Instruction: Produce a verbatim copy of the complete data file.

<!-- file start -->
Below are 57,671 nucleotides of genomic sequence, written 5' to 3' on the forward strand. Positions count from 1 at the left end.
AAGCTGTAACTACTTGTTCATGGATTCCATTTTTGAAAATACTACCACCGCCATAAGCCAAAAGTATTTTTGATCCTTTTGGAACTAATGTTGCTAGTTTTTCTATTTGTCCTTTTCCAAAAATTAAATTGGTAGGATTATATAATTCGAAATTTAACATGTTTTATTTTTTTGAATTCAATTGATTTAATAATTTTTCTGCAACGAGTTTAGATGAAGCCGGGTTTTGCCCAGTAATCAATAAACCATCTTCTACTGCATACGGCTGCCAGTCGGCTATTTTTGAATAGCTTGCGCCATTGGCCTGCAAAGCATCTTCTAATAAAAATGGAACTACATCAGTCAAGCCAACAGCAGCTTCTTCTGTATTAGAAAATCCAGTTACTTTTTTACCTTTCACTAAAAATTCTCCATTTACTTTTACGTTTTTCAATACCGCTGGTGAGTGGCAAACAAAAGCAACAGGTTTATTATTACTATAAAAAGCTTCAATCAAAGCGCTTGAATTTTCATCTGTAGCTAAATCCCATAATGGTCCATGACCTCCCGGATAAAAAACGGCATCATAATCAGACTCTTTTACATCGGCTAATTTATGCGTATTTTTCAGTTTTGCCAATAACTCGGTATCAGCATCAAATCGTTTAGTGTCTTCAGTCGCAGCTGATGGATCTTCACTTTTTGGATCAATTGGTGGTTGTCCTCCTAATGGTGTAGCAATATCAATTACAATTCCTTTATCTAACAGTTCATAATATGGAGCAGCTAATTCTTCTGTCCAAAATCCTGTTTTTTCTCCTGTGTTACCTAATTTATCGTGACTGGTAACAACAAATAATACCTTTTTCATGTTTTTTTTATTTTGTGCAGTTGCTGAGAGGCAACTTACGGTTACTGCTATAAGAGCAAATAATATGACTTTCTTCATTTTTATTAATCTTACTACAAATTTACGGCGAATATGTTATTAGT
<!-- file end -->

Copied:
Below are 57,671 nucleotides of genomic sequence, written 5' to 3' on the forward strand. Positions count from 1 at the left end.
AAGCTGTAACTACTTGTTCATGGATTCCATTTTTGAAAATACTACCACCGCCATAAGCCAAAAGTATTTTTGATCCTTTTGGAACTAATGTTGCTAGTTTTTCTATTTGTCCTTTTCCAAAAATTAAATTGGTAGGATTATATAATTCGAAATTTAACATGTTTTATTTTTTTGAATTCAATTGATTTAATAATTTTTCTGCAACGAGTTTAGATGAAGCCGGGTTTTGCCCAGTAATCAATAAACCATCTTCTACTGCATACGGCTGCCAGTCGGCTATTTTTGAATAGCTTGCGCCATTGGCCTGCAAAGCATCTTCTAATAAAAATGGAACTACATCAGTCAAGCCAACAGCAGCTTCTTCTGTATTAGAAAATCCAGTTACTTTTTTACCTTTCACTAAAAATTCTCCATTTACTTTTACGTTTTTCAATACCGCTGGTGAGTGGCAAACAAAAGCAACAGGTTTATTATTACTATAAAAAGCTTCAATCAAAGCGCTTGAATTTTCATCTGTAGCTAAATCCCATAATGGTCCATGACCTCCCGGATAAAAAACGGCATCATAATCAGACTCTTTTACATCGGCTAATTTATGCGTATTTTTCAGTTTTGCCAATAACTCGGTATCAGCATCAAATCGTTTAGTGTCTTCAGTCGCAGCTGATGGATCTTCACTTTTTGGATCAATTGGTGGTTGTCCTCCTAATGGTGTAGCAATATCAATTACAATTCCTTTATCTAACAGTTCATAATATGGAGCAGCTAATTCTTCTGTCCAAAATCCTGTTTTTTCTCCTGTGTTACCTAATTTATCGTGACTGGTAACAACAAATAATACCTTTTTCATGTTTTTTTTATTTTGTGCAGTTGCTGAGAGGCAACTTACGGTTACTGCTATAAGAGCAAATAATATGACTTTCTTCATTTTTATTAATCTTACTACAAATTTACGGCGAATATGTTATTAGT